Kevin Simler and Robin Hanson – The Elephant in the Brain: Hidden Motives in Everyday Life
Brutal honesty has been a running theme of Hanson’s career, and he has caused some controversy because of it, though it is nearly always overblown. Simler has a similar approach in his research, and the two make a good pair in this book. Mostly a blend of psychology and economics, Simler and Hanson explore why people lie to themselves as well as to others in justifying their actions in a number of spheres, from work to romance to everyday life.
The drawbacks of this are obvious, from the lies themselves to the bad behaviors they can enable and rationalize. But the benefits are an avoidance of cognitive dissonance and negative views of self and others. Total honesty would decimate nearly everyone’s sense of self-worth, as well as peoples’ ability to trust and interact with others.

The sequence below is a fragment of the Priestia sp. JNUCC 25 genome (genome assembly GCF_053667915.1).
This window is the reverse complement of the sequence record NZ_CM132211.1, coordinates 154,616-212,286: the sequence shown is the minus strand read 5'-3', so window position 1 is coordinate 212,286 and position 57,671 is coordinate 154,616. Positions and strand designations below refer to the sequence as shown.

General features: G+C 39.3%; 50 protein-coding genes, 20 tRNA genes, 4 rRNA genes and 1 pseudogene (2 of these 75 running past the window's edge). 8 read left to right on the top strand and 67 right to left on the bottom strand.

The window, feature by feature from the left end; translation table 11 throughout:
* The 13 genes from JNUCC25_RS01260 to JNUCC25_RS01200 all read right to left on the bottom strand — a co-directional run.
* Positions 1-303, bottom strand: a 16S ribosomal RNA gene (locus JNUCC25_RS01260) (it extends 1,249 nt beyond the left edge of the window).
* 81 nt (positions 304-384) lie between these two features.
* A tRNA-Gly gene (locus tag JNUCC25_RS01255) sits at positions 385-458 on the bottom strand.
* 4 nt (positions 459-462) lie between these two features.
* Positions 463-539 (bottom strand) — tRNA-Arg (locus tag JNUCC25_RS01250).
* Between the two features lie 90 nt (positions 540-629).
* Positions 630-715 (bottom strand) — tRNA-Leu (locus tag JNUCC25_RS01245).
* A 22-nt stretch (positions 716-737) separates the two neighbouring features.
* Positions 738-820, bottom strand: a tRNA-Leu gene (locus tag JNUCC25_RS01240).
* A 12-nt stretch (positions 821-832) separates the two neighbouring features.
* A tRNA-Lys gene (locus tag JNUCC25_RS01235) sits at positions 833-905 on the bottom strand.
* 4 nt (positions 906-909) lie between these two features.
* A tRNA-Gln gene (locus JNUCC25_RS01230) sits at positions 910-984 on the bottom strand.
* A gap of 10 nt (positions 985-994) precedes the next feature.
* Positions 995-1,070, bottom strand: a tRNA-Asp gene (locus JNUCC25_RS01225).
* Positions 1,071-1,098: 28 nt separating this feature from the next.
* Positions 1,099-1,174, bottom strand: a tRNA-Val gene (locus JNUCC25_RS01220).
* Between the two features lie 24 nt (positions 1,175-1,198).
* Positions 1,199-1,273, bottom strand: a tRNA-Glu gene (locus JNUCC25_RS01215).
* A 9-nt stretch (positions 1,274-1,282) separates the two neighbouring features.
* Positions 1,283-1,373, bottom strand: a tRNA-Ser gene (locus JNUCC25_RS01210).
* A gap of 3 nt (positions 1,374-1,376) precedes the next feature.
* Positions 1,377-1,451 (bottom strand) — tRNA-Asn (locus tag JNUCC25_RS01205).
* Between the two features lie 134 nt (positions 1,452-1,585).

In that sense, Hanson and Simler have put together a view of human nature that mixes Hobbe’s nasty and brutish view of human nature with a David Hume- or Adam Smith-style emphasis on humanity’s inherent need for social interaction. As Smith put it, people need both to love and be lovely (by which Smith means worthy of being loved). Reconciling the two is a messy business, but Hanson and Simler do it uncomfortably well, backing their arguments with plenty of empirical research.